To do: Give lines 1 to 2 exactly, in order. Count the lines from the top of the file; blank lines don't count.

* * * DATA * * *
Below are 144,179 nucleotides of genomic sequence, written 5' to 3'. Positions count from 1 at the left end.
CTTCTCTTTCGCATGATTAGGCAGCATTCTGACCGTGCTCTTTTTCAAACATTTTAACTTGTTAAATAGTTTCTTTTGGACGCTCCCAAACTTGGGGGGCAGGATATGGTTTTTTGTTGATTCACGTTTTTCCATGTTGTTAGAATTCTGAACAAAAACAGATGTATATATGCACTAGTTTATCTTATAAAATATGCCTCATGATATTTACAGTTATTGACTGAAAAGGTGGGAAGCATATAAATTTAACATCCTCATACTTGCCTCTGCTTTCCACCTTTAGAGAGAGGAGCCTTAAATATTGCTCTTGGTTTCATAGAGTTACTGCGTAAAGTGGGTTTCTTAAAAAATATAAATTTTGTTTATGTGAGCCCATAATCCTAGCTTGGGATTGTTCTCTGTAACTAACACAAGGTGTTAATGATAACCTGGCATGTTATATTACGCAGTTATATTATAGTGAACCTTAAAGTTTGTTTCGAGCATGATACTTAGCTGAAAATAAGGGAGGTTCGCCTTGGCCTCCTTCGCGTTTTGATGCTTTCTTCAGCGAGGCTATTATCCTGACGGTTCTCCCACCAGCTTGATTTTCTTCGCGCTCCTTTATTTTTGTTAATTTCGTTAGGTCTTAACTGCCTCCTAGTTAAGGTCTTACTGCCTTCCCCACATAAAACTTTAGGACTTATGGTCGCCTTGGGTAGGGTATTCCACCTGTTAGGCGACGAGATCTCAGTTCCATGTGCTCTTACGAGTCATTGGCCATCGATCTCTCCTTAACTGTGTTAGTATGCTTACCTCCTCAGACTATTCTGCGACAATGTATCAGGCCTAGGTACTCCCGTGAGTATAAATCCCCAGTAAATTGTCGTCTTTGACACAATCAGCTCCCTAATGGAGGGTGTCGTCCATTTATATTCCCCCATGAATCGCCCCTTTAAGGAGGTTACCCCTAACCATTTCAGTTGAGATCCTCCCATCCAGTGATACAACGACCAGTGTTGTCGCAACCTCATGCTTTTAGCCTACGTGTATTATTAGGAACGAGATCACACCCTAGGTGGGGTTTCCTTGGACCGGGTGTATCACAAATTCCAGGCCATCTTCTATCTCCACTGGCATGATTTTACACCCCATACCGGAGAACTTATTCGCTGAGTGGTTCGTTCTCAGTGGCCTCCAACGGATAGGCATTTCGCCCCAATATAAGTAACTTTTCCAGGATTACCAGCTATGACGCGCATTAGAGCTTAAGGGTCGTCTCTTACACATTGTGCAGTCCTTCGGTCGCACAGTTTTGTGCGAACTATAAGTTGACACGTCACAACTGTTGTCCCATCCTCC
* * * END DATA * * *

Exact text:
Below are 144,179 nucleotides of genomic sequence, written 5' to 3'. Positions count from 1 at the left end.
CTTCTCTTTCGCATGATTAGGCAGCATTCTGACCGTGCTCTTTTTCAAACATTTTAACTTGTTAAATAGTTTCTTTTGGACGCTCCCAAACTTGGGGGGCAGGATATGGTTTTTTGTTGATTCACGTTTTTCCATGTTGTTAGAATTCTGAACAAAAACAGATGTATATATGCACTAGTTTATCTTATAAAATATGCCTCATGATATTTACAGTTATTGACTGAAAAGGTGGGAAGCATATAAATTTAACATCCTCATACTTGCCTCTGCTTTCCACCTTTAGAGAGAGGAGCCTTAAATATTGCTCTTGGTTTCATAGAGTTACTGCGTAAAGTGGGTTTCTTAAAAAATATAAATTTTGTTTATGTGAGCCCATAATCCTAGCTTGGGATTGTTCTCTGTAACTAACACAAGGTGTTAATGATAACCTGGCATGTTATATTACGCAGTTATATTATAGTGAACCTTAAAGTTTGTTTCGAGCATGATACTTAGCTGAAAATAAGGGAGGTTCGCCTTGGCCTCCTTCGCGTTTTGATGCTTTCTTCAGCGAGGCTATTATCCTGACGGTTCTCCCACCAGCTTGATTTTCTTCGCGCTCCTTTATTTTTGTTAATTTCGTTAGGTCTTAACTGCCTCCTAGTTAAGGTCTTACTGCCTTCCCCACATAAAACTTTAGGACTTATGGTCGCCTTGGGTAGGGTATTCCACCTGTTAGGCGACGAGATCTCAGTTCCATGTGCTCTTACGAGTCATTGGCCATCGATCTCTCCTTAACTGTGTTAGTATGCTTACCTCCTCAGACTATTCTGCGACAATGTATCAGGCCTAGGTACTCCCGTGAGTATAAATCCCCAGTAAATTGTCGTCTTTGACACAATCAGCTCCCTAATGGAGGGTGTCGTCCATTTATATTCCCCCATGAATCGCCCCTTTAAGGAGGTTACCCCTAACCATTTCAGTTGAGATCCTCCCATCCAGTGATACAACGACCAGTGTTGTCGCAACCTCATGCTTTTAGCCTACGTGTATTATTAGGAACGAGATCACACCCTAGGTGGGGTTTCCTTGGACCGGGTGTATCACAAATTCCAGGCCATCTTCTATCTCCACTGGCATGATTTTACACCCCATACCGGAGAACTTATTCGCTGAGTGGTTCGTTCTCAGTGGCCTCCAACGGATAGGCATTTCGCCCCAATATAAGTAACTTTTCCAGGATTACCAGCTATGACGCGCATTAGAGCTTAAGGGTCGTCTCTTACACATTGTGCAGTCCTTCGGTCGCACAGTTTTGTGCGAACTATAAGTTGACACGTCACAACTGTTGTCCCATCCTCC